Our work with our digital sharks begun immediately when the work was awarded. We watched endless hours of documentary films like Planet Earth to study shark behaviour and underwater photography in order to prepare for the task. We made a digital shark using Maya, Mudbox and Z-brush. Once we had made one photorealistic shark we were happy with, we started creating variations with slightly different textures and sizes. We also had to make a custom close up shark with plenty of details for a hero close up shot when the shark gets slain on the raft.
The biggest challenge for us was the high detailed water simulations that had to be created for the movie. Fortunately we had plenty of experience of liquid simulations since we where early adopters of Exotic Matter’s fluids solver Naiad. We have been their clients since the alpha days in 2008 and over the years we have done several high end commercial productions with Naiad. It still required lots of research and testing of various techniques to reach our goal. One of the major scenes is when the sharks are attacking the parrot in the water. This scene was made from scratch in the computer. The final water simulation took about a week to simulate, it consisted of hundreds of millions of particles that we used to create a surface mesh to render in V-Ray. By the end of the project this shot took up approximately 10 terabyte of disk space. It was both an artistic and technical challenge to say the least.
The compositing was done in The Foundry’s Nuke software. In addition to all compositing of CG elements, we had plenty of complex clean up work such as removing a rubber shark that was used on set and reconstructing clean plates in order to put our digital shark in the scenes. The underwater shots required careful study of references and artistry in order to nail subtle changes in color and depth haze and balancing levels in order to make our digital shark integrated with our live action plates. Additional particles and debris were created and composited to bridge the live action with our CG elements.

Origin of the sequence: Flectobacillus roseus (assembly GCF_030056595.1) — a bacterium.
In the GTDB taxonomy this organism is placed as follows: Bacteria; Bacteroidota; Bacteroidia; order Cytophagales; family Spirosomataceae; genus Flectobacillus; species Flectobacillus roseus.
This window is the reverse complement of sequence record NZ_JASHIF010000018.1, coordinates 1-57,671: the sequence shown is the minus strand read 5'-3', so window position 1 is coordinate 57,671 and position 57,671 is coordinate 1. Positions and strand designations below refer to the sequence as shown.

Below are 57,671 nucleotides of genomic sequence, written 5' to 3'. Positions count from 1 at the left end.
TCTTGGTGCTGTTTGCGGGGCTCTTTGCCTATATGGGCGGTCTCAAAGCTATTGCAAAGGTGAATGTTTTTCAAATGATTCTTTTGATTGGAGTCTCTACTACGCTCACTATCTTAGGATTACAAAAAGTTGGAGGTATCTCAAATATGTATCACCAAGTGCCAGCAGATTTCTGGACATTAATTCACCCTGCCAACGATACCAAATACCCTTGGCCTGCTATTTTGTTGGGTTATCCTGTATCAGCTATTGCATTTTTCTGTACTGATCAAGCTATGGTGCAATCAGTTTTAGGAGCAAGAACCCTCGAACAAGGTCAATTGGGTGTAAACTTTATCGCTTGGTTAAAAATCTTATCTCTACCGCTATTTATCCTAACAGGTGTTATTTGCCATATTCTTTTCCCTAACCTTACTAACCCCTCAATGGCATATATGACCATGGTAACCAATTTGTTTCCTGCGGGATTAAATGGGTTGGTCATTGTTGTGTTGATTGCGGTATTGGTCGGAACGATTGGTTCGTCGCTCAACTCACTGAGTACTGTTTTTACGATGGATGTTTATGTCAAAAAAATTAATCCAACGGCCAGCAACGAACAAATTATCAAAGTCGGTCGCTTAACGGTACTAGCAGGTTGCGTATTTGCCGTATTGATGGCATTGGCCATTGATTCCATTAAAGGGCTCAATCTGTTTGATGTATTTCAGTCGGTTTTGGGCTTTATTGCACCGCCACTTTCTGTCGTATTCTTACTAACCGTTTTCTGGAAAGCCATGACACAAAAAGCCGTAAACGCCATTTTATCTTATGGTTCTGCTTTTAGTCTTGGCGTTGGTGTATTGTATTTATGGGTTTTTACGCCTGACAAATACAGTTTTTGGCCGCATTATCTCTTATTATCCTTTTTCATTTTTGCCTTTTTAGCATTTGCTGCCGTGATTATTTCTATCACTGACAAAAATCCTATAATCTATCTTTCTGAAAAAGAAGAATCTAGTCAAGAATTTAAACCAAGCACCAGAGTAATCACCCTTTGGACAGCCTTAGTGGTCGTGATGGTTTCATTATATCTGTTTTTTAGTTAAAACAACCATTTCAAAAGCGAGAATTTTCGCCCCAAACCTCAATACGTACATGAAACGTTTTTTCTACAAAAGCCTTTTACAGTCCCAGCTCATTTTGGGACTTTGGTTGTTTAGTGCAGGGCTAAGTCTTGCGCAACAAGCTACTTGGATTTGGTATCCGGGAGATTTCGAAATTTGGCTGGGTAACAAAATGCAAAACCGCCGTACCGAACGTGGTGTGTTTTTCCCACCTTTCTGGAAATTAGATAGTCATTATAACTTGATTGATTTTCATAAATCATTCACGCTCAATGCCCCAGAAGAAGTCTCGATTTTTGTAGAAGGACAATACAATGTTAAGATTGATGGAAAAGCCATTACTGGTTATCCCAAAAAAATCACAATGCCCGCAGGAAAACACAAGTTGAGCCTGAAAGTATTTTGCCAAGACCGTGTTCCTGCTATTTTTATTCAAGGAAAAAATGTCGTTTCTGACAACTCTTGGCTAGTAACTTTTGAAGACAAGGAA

This was an extremely exciting project for us to work on, and we would like to extend our thanks to the all people involved in this project. Even though the production budget was huge in Nordic measures, it is still a fraction compared to the international blockbuster movies. We still feel that we managed to create some of the better sharks shots seen in film to date.
A new interview with Mattias Lindahl and Johan Gabrielsson about how they used v-ray for their shots in “Kon-tiki”CSS_Fido
Check out Storm studios great work on New York set extensions and digital simulated water for Kon-tiki.
This year’s most anticipated Norwegian film Kon-Tiki has now been released, and Storm Studios is proud to be part of the adventure. Along with directors Espen Sandberg and Joachim Rønning we created images of a 1946 New York. This was achieved by using a combination of footage from the set in Bulgaria, Matte Paintings, actors shot on green screen, CG cars and CG smoke.
Storm Studios has also replaced much of the pacific ocean with digital simulated water – one of the most challenging tasks in visual effects. Effects Supervisor Magnus Pettersson worked several months on developing the water pipeline. According to Magnus one of the most challenging tasks was to handle all the data that the water simulations created. Each version produced 1TB of data that needed to be processed and rendered. When our simulation machine with 96GB of RAM ran out of memory, we knew we were in for a treat.
We are very excited about our raging seas in broad daylight for the film’s big climax, and Mode Steinkjer from Dagsavisen Newspaper says “the special effects are impressive, whether they represent the actual events or contribute to the metaphysical buildup of the crew’s psychological state of mind”.
Great article in Norwegian Rushprint about the work that production VFX supervisor Arne Kaupang did on Kon-tiki and his collaboration with all the VFX houses involved.